—Cooperation Versus Competition

Ostensibly, meetings of all stakeholders are attempts at being cooperative. But are they?

It is not enough that you intend to be cooperative. You have to understand that achieving that requires a culture shift, and unlearning deep conditioning in a competitive, hierarchic, and adversarial world. The key moment comes when someone presents a viewpoint that appears antithetical to yours and the stakes are high. Do you respond with curiosity or combativeness? Are you open to having your mind changed (based on an expanded understanding of what's going on) or do you want to win?

In general, this is where skilled facilitators earn their fees—gently, yet firmly reminding people of the way they intended to be and providing graceful, face-saving ways for belligerents to back out of dead-end confrontations.

• • •
In fact, it's my sense that skilled facilitation may be needed to manage all three of the pitfalls I've outlined above. In the dynamic moment, you need the ability to reach out and show everyone that they are not just genuinely welcome at the table, but that they are seen accurately, not judged, and that no decisions will be made unless everyone signs off on them. You need to create a container in which people not only say their truth, but that they feel fully heard (note that I'm not promising that they'll get their way or that others will agree with their thinking), and that it's worth their while to make this attempt. If the first meeting goes well, the second one will be much easier.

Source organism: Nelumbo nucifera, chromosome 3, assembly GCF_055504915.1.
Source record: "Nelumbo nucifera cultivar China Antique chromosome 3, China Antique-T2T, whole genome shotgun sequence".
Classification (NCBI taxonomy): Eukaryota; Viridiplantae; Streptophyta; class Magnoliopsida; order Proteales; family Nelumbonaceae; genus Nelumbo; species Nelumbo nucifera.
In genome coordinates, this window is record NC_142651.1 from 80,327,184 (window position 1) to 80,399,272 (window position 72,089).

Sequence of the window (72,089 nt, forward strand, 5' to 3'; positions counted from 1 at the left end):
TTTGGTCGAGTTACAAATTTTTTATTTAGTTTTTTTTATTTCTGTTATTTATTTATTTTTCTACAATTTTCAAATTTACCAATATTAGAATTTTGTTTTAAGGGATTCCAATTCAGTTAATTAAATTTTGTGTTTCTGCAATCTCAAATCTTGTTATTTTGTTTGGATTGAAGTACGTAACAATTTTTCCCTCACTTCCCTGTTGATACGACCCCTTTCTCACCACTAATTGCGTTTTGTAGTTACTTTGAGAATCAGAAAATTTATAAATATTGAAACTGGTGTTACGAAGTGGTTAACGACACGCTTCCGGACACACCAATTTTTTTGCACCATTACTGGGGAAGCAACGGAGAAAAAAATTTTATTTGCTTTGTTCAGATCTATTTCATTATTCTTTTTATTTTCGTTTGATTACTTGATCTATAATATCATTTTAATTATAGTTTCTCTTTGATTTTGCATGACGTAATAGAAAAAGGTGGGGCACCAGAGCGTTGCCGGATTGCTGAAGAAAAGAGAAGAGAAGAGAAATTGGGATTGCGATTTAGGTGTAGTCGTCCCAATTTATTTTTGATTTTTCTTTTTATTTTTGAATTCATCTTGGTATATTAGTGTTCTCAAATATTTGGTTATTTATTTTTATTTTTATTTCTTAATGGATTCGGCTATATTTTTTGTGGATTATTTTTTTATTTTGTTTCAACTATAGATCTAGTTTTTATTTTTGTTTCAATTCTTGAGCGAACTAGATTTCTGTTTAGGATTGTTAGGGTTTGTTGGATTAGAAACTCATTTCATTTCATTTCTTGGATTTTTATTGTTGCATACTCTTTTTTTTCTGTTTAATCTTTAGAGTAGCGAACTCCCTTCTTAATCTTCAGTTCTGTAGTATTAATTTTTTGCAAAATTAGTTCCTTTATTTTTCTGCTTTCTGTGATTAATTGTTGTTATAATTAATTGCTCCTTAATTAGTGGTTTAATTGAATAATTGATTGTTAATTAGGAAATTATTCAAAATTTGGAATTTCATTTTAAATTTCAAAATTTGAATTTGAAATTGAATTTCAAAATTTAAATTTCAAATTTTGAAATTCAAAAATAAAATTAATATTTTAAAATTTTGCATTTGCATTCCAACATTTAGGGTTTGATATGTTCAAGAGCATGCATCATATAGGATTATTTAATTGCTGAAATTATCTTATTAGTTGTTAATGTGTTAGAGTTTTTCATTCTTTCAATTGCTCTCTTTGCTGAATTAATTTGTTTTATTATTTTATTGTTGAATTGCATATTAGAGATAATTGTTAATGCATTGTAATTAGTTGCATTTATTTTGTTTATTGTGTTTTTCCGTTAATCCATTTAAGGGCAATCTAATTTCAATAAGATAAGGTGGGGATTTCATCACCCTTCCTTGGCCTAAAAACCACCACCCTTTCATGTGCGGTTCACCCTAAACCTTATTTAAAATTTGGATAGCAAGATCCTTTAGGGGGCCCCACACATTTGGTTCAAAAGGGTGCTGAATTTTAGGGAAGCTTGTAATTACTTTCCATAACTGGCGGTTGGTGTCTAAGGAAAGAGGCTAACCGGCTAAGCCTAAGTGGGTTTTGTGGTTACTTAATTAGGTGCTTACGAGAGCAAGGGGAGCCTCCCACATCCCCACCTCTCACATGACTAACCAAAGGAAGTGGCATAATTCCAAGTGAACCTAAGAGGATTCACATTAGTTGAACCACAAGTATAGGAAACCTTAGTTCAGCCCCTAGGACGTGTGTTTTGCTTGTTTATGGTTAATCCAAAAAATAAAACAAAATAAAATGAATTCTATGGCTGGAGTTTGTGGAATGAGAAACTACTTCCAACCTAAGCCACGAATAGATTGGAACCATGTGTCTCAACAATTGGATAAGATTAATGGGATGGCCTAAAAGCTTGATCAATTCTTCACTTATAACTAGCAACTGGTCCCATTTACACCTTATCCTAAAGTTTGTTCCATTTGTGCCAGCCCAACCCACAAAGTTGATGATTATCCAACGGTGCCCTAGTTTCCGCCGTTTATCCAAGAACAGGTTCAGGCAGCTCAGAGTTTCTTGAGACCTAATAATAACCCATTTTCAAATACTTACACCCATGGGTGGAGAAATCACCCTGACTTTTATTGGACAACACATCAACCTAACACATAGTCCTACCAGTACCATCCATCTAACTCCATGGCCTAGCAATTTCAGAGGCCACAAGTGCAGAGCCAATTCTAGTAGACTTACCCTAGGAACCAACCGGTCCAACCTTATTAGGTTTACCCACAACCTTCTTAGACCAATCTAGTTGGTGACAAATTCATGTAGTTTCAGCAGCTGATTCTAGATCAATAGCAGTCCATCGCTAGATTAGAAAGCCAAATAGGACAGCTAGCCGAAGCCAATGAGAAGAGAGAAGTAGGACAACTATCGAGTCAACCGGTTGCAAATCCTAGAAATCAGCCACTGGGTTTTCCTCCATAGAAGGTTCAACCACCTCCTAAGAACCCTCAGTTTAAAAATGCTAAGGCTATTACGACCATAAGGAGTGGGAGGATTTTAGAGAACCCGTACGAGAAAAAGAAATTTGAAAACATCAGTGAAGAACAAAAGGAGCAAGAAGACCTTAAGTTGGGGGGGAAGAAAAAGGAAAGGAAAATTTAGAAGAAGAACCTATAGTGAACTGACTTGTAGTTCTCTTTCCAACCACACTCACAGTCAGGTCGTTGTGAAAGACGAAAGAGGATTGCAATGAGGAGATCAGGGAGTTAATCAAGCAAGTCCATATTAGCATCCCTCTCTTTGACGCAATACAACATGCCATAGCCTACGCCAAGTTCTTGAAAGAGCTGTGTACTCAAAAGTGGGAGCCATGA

Hmm. You might be wondering if these objectives can be managed by The Circle Way or Four-Fold Way, both of which encourage deep sharing and reflection. My experience is that they can help, but they will not work in all situations. Think back to the point about culture clashes. Slowing down and speaking deliberately can drive some people crazy, and what is meant as an even-handed circle that is open to all, will be perceived by others as a noose—choking off spontaneity, passion, and natural rhythm. Meetings should never be one size fits all, and it's incumbent upon the facilitation team to think through formats that will invite and bridge. It's OK to ask participants to stretch, but it won't work well if you're asking only some participants to stretch while others are left in their comfort zone.

What the Puck?
I admit that that's a lot to accomplish in an initial meeting, yet the good news is that it's possible. And when you think about it, can we afford to aim for anything less?